What Good Markets Are Good ForTowards a Moral Justification of Free Markets
A. What is the Ultimate Goal of Free Markets?
To understand the moral aspirations behind free markets, project cluster A establishes a link between a re-interpreted ‘Christian-bourgeois’ culture and the emergence of free markets. Explicit attention will be paid to the work of economist Adam Smith (1723-1790). We will examine Adam Smith’s seminal works on morality and economics in the context of the ‘bourgeois’ culture of which he was part. Focus of the project will in particular be on the Protestant/Scottish Presbyterian influence on both the emergence of bourgeois culture and Smith’s work.
A connection has already often be stated between
- Christianity, particularly Calvinism, and modern market economy (Weber 1905; Stark 2005)
- the rise of the bourgeois culture (McCloskey 2006; Buijs 2013)
We thus expect this line of inquiry to shed new light on the moral and even spiritual nature behind Smith’s work and behind the emergence of (the idea of) free markets.
Parts in this project
A1. The first part (A1) aims to reconstruct the concept of ‘bourgeois culture’ as an inherently moral project, which derives its moral sources particularly from certain strands of Christianity, including its cooperative, ‘other-related’ virtues. The research question for this project is:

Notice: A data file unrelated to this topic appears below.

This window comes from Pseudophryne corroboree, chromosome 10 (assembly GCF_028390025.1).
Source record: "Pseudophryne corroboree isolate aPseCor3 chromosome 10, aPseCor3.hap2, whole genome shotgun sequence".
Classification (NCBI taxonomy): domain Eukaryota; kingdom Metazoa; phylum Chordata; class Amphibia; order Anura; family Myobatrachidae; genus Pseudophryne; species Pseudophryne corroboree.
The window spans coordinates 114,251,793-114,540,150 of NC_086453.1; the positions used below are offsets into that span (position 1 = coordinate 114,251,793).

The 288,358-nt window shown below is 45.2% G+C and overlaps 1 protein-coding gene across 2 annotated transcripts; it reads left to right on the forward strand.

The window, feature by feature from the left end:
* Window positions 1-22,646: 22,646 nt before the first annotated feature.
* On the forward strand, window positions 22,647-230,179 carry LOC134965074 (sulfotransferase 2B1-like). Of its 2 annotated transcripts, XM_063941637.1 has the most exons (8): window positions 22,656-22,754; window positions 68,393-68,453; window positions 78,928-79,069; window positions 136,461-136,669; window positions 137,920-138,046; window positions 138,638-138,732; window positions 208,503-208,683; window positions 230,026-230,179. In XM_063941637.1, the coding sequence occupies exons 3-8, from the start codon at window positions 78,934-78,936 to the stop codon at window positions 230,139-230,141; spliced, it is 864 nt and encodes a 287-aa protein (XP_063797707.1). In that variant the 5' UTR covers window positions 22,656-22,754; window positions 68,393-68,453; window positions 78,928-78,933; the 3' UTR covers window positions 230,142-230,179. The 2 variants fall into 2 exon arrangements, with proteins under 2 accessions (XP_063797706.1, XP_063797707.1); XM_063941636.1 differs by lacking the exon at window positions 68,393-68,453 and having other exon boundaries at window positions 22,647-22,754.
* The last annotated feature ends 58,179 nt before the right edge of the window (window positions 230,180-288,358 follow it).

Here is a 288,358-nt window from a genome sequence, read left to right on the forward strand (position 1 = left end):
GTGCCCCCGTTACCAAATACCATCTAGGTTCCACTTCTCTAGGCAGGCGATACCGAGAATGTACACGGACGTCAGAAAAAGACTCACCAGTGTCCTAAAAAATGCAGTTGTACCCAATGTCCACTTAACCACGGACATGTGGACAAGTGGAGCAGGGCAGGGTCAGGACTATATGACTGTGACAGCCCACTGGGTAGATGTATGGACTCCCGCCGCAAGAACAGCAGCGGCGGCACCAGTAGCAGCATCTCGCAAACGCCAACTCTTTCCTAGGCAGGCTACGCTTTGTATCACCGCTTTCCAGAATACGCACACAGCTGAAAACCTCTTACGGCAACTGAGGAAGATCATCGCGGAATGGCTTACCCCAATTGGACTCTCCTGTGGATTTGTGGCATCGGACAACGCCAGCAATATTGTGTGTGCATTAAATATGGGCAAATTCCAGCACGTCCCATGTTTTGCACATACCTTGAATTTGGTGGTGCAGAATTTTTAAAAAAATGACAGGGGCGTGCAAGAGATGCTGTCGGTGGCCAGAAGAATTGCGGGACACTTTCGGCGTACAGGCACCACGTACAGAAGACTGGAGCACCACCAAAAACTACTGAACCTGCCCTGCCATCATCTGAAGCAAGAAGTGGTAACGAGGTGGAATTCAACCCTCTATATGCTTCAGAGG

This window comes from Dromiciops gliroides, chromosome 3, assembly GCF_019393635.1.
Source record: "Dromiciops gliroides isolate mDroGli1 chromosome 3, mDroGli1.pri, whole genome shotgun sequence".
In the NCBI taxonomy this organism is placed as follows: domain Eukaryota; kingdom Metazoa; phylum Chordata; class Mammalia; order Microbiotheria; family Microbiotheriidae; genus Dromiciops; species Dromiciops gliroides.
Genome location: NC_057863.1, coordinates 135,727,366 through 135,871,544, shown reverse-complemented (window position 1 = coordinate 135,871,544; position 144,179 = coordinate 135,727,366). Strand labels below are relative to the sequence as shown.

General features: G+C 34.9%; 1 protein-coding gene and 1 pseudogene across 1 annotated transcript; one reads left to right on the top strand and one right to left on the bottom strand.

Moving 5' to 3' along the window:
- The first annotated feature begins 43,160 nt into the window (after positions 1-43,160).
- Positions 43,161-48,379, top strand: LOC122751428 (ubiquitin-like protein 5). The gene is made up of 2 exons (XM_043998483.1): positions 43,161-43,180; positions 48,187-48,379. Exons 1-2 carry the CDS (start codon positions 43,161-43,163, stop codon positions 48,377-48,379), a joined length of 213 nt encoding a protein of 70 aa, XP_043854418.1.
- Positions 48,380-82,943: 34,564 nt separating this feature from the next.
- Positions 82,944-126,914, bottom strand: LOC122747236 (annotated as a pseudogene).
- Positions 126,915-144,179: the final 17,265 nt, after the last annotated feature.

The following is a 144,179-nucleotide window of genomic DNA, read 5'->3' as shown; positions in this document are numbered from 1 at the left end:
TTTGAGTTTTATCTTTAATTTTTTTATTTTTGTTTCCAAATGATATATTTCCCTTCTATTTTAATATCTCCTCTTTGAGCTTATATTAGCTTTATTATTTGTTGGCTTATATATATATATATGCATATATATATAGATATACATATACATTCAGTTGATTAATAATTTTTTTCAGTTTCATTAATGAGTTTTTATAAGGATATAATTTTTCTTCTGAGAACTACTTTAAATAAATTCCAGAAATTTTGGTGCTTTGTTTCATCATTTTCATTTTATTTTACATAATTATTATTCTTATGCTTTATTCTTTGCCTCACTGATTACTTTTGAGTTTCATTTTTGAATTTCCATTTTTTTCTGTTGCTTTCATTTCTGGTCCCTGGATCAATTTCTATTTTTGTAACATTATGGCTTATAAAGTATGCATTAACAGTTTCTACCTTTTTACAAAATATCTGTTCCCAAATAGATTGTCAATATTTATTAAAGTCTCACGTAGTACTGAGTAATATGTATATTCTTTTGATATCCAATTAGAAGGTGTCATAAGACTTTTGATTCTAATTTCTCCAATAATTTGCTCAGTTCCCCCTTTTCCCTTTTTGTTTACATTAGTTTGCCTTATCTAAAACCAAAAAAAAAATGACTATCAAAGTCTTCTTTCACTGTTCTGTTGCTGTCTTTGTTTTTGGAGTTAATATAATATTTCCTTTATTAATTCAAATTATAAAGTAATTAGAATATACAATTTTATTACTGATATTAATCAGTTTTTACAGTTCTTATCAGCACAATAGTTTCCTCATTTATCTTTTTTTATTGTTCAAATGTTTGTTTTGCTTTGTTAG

‘How do new (non-Marxian or post-Marxian) interpretations of Western bourgeois culture as a moral project expand our understanding of the moral aspirations behind the emergence of free markets as a key element of that bourgeois culture?’
A2. The research question for the second part (A2) is
‘How can an exploration of Adam Smith’s Scottish-Presbyterian background (both theological and sociological) shed new light on the ideals behind and the moral status of the free market as he envisioned it?’
- critical conceptual analysis of key concepts in main-stream meta-narratives of modern markets (esp. the concept ‘bourgeois’ in relation to ‘self-interest’ and ‘virtues’)
- narrative integration of alternative interpretations of ‘bourgeois’ in relation to free markets
- contextual, comparative text analysis of theological and ‘theo-economic’ texts (Calvin, Hutcheson, Smith)